“We screamed from the horror of it all”

Eyewitness accounts of the conflict in Georgia

Elena Zaseeva, 43, a widow from Tskhinvali

"When the conflict broke out, after midnight, the explosions were deafening. It felt as if all the shells were hitting our house. Then one huge shell did hit our house. We were screaming, crying and praying. The entire house shook, the room on the ground floor filled up with smoke. We screamed from the horror of it all.

"My eldest son ran outside and when he returned he said that the first floor of the house was destroyed. 'They want to kill us,' I remember thinking. 'Why aren't the Russians coming?'

"During a quiet moment our neighbours came running and told us to join them in their basement. We spent two days in the basement, in complete darkness. I put my 12-year-old son on one of the shelves that lined the walls of the basement, amid jars of home-made compote. Even though the shelf was uncomfortable, he was so exhausted that he slept all night and all day.

"Then the Georgians entered Tskhinvali. Some Ossetian guys came by in a car, we grabbed some documents, ran outside, and without any possessions we tried to leave the city.

"When we got back to Tskhinvali from Vladikavkaz, I found my house partially ruined. A house opposite mine burned down. Everyone is crying non-stop. There were many funerals. A woman I know had to collect the bits of her son's body into a box - he was hit by a shell. She buried him in her garden.

"Russia protected us from Georgia's aggression. If they hadn't come, we would not have survived such heavy shelling. But I have many friends among the Georgians. I feel sorry for those who had been killed. I worry a lot about them."

Leo Kachmazov, 41, an Ossetian from Tskhinvali

"The Georgians shelled peaceful people who were asleep. It was direct artillery fire from 80, 100 and 200mm guns. They entered Tskhinvali in their tanks and killed women and children.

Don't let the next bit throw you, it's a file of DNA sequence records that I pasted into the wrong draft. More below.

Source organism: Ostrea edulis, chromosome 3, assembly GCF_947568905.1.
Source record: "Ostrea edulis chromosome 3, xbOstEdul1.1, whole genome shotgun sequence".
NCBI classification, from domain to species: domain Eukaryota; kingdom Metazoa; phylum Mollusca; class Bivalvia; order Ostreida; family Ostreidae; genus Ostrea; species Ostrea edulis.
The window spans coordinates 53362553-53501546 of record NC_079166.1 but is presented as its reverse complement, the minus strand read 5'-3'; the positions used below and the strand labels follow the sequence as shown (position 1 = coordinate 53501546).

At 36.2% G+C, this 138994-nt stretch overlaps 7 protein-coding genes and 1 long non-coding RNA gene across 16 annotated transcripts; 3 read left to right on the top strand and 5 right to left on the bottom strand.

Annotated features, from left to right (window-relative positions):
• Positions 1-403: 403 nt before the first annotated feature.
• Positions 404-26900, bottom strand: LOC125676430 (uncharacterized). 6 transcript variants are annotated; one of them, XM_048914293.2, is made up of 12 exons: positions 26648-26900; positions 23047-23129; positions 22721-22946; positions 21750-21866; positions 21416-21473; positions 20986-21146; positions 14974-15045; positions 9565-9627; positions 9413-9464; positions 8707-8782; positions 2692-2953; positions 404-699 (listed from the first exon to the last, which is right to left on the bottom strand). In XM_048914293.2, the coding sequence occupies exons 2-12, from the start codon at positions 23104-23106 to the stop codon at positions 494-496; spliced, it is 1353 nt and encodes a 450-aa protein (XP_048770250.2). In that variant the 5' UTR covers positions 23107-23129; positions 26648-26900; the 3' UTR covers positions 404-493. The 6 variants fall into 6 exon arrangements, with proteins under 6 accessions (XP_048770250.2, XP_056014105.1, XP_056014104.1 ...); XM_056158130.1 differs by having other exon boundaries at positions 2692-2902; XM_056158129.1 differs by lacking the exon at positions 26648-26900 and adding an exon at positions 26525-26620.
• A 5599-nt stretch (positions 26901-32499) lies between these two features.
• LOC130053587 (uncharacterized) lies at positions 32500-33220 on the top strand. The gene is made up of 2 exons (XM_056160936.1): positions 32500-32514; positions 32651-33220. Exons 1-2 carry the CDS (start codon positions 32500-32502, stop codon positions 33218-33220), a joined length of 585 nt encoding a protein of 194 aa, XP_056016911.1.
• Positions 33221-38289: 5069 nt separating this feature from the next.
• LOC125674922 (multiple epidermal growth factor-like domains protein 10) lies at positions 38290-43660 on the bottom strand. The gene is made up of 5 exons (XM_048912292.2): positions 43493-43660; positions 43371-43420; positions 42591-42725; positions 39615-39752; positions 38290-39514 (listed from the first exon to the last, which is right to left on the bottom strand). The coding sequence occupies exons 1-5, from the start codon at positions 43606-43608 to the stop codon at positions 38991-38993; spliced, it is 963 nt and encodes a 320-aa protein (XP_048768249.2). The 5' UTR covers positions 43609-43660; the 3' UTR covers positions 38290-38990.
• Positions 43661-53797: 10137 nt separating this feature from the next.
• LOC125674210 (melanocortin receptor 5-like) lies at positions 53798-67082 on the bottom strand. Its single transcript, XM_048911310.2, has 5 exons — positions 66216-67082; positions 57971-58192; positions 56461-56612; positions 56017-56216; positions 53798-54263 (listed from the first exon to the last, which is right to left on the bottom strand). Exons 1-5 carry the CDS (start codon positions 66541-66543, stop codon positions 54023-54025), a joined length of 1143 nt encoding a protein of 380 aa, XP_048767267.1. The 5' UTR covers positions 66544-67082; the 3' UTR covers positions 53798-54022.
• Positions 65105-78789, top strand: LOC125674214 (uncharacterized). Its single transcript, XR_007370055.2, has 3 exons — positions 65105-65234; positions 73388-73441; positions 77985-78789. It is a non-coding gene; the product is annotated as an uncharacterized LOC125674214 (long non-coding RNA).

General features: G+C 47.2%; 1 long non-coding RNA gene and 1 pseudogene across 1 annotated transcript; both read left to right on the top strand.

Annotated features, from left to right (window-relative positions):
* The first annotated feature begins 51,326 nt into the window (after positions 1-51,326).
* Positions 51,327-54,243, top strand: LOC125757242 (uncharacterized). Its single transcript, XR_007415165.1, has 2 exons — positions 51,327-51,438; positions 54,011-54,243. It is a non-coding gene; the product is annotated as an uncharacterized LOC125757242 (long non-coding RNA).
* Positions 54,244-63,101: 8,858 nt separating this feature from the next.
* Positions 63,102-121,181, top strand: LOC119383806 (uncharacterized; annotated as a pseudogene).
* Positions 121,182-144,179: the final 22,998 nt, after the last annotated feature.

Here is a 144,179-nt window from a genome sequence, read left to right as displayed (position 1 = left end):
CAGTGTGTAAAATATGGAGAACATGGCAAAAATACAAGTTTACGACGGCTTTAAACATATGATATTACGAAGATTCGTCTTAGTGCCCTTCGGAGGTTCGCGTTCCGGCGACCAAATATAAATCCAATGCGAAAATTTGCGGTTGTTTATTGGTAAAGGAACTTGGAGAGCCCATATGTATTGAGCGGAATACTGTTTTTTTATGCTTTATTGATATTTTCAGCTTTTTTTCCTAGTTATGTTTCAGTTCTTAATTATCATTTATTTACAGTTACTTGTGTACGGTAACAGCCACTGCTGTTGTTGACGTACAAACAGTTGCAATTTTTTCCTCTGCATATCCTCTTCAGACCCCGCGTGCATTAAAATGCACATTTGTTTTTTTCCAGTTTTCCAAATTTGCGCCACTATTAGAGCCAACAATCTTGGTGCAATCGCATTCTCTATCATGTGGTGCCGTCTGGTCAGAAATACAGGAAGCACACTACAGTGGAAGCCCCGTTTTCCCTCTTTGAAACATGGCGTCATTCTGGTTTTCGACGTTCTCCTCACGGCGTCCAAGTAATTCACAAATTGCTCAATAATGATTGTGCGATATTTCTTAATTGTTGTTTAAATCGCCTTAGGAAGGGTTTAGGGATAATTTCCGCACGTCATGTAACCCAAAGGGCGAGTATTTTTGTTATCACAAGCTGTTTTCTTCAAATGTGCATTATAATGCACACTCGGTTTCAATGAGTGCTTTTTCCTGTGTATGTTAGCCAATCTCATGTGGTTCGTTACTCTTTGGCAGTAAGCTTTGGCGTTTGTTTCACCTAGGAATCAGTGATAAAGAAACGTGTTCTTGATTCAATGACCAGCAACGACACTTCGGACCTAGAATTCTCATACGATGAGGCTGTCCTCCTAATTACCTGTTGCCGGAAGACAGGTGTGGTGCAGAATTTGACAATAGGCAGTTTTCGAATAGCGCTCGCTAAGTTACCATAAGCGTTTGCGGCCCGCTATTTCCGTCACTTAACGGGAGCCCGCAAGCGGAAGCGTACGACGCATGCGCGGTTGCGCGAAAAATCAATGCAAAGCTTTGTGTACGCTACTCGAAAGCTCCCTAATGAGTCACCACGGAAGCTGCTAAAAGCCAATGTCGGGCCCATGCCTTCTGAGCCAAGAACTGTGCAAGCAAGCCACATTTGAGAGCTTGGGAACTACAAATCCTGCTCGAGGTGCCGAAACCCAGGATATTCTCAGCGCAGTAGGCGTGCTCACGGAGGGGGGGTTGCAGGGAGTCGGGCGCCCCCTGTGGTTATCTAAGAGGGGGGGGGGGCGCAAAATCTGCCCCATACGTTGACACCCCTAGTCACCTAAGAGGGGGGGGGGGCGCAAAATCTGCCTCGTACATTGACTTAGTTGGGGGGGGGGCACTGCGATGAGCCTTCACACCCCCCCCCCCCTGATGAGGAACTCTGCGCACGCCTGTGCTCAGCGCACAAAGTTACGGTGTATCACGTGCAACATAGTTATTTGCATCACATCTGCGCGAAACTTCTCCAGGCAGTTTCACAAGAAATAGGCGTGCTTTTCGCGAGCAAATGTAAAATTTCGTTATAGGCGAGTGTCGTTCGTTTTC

"I am in a Jewish part of town at the moment. Everything is ruined and destroyed. Tears are coming to my eyes. There is nothing left from the house where my friends used to live. There are tea kettles scattered around, and the metal beds are burned and twisted.

"I would like to ask Saakashvili what he wanted from this small piece of land of ours. Why did you come here, at high speed, with your weapons? Almost everyone here is a Russian citizen. Our state language is Russian. We have nothing to do with Georgia."

Lubov Volkova, 37, lawyer, Moscow

"In Russia people believe what the mass media says 100 per cent. The television here talks about the conflict as a result of the United States' anti-Russian policies.

"I found out that the Russian army had bombed Georgia from independent news sources. They showed the decomposing corpses of Georgian soldiers but I couldn't watch this stuff, I changed channels.

"This is Putin's victory. He wanted everyone to think: 'You don't mess with Russia.' This is exactly what we are thinking now."

This article first appeared in the 25 August 2008 issue of the New Statesman, How to survive the recession

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The New Times: Brexit, globalisation, the crisis in Labour and the future of the left

With essays by David Miliband, Paul Mason, John Harris, Lisa Nandy, Vince Cable and more.

Once again the “new times” are associated with the ascendancy of the right. The financial crash of 2007-2008 – and the Great Recession and sovereign debt crises that were a consequence of it – were meant to have marked the end of an era of runaway “turbocapitalism”. It never came close to happening. The crash was a crisis of capitalism but not the crisis of capitalism. As Lenin observed, there is “no such thing as an absolutely hopeless situation” for capitalism, and so we discovered again. Instead, the greatest burden of the period of fiscal retrenchment that followed the crash was carried by the poorest in society, those most directly affected by austerity, and this in turn has contributed to a deepening distrust of elites and a wider crisis of governance.

Where are we now and in which direction are we heading?